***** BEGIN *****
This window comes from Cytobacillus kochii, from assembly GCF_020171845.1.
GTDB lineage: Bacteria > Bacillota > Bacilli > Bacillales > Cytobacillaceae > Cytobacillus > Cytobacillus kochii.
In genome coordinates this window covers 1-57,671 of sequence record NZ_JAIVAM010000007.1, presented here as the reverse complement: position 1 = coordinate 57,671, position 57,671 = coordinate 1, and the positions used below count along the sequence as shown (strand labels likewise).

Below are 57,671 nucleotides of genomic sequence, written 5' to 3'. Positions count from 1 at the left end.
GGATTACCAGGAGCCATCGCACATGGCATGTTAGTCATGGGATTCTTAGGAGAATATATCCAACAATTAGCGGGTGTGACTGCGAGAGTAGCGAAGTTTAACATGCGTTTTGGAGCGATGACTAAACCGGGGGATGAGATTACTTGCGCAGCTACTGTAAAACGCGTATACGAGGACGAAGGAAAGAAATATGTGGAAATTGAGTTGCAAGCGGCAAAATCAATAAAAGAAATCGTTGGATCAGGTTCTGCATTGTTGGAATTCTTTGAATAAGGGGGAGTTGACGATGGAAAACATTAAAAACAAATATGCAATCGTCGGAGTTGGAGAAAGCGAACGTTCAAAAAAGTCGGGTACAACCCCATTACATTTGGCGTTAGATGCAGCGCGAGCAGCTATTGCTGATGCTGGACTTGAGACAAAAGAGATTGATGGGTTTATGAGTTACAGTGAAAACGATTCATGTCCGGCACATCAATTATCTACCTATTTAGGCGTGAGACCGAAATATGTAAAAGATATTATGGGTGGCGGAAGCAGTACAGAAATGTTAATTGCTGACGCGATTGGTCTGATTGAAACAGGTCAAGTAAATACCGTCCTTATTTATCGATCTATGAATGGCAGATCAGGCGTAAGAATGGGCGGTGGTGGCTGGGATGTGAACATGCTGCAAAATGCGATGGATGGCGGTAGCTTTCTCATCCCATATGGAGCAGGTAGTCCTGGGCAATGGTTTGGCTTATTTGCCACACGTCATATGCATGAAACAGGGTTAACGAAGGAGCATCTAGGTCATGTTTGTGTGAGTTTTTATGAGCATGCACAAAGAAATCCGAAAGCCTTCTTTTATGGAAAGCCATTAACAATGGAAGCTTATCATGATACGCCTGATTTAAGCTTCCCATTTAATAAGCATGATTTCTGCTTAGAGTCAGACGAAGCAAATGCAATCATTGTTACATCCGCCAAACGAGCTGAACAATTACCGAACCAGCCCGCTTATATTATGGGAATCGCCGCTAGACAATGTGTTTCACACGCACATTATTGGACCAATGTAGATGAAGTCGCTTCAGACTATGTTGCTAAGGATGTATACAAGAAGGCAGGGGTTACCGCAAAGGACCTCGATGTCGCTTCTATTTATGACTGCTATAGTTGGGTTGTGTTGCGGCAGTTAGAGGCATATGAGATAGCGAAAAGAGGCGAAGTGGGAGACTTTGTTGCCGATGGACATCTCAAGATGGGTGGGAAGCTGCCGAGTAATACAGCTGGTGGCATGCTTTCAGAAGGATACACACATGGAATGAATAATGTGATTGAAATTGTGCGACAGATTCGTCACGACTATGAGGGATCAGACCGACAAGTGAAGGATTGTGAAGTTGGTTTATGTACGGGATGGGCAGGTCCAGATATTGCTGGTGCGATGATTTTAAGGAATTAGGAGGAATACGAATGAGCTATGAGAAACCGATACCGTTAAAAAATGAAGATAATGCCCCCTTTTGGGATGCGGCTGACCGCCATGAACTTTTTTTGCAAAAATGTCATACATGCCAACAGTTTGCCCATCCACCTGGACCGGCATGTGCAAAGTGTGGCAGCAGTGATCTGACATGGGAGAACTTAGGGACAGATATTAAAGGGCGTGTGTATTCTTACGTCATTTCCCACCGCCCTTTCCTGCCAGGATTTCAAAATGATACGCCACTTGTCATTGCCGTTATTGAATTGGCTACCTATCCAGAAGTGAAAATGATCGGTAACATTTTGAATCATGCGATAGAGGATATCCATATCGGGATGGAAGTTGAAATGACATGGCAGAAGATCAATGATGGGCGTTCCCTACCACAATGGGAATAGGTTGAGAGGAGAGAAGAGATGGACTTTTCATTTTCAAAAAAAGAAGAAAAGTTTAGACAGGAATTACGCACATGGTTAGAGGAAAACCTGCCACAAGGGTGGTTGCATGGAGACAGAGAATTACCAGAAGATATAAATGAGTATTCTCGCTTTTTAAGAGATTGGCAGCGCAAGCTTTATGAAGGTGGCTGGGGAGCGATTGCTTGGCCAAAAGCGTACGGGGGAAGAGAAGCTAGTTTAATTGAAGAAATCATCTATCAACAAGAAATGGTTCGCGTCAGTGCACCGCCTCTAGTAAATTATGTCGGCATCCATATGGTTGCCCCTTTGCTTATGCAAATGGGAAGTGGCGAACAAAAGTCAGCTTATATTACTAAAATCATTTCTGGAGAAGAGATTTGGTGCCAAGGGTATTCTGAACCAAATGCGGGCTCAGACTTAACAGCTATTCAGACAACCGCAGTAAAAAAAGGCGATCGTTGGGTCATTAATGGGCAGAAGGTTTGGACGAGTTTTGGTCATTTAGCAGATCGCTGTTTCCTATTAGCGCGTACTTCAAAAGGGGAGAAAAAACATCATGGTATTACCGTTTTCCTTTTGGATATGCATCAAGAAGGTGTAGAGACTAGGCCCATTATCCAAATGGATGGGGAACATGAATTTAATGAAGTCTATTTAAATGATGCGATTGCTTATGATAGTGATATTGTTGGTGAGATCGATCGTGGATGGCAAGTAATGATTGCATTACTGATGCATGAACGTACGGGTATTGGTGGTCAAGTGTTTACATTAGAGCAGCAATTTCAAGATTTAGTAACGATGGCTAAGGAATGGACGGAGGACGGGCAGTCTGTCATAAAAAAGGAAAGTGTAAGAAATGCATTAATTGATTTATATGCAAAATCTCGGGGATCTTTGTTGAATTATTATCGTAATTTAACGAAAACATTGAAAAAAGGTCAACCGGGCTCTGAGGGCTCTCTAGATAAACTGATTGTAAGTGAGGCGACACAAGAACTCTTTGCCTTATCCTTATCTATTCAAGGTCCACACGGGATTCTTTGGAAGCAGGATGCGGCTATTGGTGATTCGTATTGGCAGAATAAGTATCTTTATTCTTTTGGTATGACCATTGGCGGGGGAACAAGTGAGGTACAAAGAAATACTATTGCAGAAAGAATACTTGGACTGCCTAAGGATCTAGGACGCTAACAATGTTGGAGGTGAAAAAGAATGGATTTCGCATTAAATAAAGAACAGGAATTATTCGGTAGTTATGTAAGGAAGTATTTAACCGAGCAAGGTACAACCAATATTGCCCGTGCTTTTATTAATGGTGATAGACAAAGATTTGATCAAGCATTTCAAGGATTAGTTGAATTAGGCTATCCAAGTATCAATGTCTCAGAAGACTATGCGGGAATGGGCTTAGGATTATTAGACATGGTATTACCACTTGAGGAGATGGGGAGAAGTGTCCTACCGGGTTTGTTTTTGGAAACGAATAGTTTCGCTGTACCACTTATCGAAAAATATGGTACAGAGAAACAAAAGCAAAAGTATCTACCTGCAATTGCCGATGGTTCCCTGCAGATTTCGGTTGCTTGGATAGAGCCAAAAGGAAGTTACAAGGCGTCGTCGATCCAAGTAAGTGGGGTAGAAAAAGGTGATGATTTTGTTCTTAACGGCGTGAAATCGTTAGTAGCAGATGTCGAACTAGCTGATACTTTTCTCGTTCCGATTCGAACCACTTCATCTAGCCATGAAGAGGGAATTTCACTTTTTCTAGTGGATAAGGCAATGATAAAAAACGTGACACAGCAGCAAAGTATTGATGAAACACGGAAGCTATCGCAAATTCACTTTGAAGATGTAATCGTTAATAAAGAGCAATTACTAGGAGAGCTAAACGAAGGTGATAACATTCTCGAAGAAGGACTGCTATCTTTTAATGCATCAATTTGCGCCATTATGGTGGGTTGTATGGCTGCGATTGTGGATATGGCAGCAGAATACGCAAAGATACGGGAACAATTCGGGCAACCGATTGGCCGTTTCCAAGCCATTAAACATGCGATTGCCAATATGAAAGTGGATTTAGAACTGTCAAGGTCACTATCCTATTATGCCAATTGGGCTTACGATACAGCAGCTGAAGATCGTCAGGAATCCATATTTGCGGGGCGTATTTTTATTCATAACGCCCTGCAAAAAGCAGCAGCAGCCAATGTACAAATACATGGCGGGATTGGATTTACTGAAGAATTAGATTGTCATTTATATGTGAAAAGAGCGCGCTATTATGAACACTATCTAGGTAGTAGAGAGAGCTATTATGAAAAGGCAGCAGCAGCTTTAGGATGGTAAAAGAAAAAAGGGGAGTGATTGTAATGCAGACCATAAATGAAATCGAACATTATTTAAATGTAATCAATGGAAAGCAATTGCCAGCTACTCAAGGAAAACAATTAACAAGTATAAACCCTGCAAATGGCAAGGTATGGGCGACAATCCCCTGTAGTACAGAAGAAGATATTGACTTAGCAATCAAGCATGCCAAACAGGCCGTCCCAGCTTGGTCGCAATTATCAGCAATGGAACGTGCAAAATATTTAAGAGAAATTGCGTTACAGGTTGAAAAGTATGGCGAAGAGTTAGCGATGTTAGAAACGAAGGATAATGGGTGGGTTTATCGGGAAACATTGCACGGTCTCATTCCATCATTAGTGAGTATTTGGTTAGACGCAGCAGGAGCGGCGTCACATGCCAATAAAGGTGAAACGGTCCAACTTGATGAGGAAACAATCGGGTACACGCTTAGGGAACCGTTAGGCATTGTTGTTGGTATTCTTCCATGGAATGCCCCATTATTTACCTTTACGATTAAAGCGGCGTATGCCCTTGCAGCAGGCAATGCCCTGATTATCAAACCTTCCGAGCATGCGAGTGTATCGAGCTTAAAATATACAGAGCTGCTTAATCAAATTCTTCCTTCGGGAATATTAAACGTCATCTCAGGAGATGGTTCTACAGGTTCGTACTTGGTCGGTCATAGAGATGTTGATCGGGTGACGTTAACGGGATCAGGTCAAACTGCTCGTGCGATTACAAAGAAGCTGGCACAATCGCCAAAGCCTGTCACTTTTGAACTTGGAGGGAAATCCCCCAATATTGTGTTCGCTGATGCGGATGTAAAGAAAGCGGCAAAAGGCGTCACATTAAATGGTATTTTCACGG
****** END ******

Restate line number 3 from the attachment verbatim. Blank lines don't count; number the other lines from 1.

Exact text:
In genome coordinates this window covers 1-57,671 of sequence record NZ_JAIVAM010000007.1, presented here as the reverse complement: position 1 = coordinate 57,671, position 57,671 = coordinate 1, and the positions used below count along the sequence as shown (strand labels likewise).